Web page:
Saturday, February 19, 2011
Grammy winner's surprising monastic past
Kora master Toumani Diabaté won a Grammy for his new album recorded with the late Malian blues guitarist Ali Farka Toure and there is a surprising link between the photo above and his award winning Ali and Toumani CD. I took all the photos accompanying this article at the Dominican Monastery of Notre-Dame de Beaufort in Brittany, France and in the centre of the photo above is a kora. But the kora is not there for a concert, it is an integral part of the liturgy celebrated at Beaufort by the Dominican Sisters.
There is a tradition of the kora accompanying the Holy Offices of the Catholic Church which dates back to 1963. In that year the Abbey of Solesmes in France, which is a centre of Gregorian chant scholarship, founded the sister Benedictine monastery of Keur Moussa in Sénégal in west Africa. In the absence of the usual organ and in the light of Vatican II's contemporaneous exhortation to embrace the vernacular, the kora was introduced to accompany the liturgy at Keur Moussa and the monastery's choir master Brother Dominique Catta became the first Westerner to compose for the instrument.
The kora became an indispensable part of the liturgy at Keur Moussa and to make it more practical for everyday use the traditional leather tuning rings were first replaced by wooden pegs and then by metal guitar style tensioners as can be seen in this article. Instruments using the wooden tuning pegs are known as Keur Moussa koras and Toumani Diabaté is seen playing one on the cover of his best selling Mandé Variations CD, while the kora seen in my header photo at Notre-Dame de Beaufort is the more modern version using guitar mechanisms. Others have continued to update the traditional griot instrument and there is even an electric kora developed by Foday Musa Suso whose collaborators include Philip Glass, Herbie Hancock and the Kronos Quartet.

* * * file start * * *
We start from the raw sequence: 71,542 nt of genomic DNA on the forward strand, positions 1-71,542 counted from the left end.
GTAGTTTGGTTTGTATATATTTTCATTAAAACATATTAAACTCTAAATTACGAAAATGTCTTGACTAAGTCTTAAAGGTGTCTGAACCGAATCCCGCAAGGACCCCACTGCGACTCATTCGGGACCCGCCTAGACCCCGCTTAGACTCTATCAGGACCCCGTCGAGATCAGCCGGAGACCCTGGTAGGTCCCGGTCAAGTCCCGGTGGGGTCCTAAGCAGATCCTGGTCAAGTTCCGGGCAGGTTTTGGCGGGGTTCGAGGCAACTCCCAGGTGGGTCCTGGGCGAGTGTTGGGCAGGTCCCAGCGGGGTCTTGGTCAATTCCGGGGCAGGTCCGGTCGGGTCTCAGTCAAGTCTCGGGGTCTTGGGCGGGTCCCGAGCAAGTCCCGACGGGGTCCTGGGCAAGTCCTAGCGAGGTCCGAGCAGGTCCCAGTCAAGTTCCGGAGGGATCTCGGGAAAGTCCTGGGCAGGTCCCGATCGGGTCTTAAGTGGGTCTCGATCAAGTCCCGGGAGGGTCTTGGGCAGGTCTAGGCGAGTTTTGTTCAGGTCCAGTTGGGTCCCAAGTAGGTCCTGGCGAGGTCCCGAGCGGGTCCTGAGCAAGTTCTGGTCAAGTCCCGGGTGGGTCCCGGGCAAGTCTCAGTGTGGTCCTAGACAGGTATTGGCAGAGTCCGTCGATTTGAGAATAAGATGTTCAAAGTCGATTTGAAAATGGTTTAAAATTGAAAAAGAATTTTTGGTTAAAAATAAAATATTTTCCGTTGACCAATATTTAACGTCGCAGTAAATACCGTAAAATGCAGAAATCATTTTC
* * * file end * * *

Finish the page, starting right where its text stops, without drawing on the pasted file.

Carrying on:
There are some excellent musical resources on the Keur Moussa French website including details of CDs and many audio samples which can be heard by clicking on the CD covers and there is a wonderful video here. The Monastery of Notre-Dame de Beaufort also has kora resources in French and own label CDs with audio samples again accessed by clicking on the album covers. Jacques Burtin, who studied with Brother Dominique Catta of Keur Moussa, is a notable French composer for the kora who has written dance and theatre pieces for the instrument and can be seen and heard in this video. His compositions, which number St John of the Cross and Hermann Hesse among their influences, embrace the spiritual and therapeutic and his contemplative 3 CD set Le Jour de Merveilles (Day of Miracles) is recommended.
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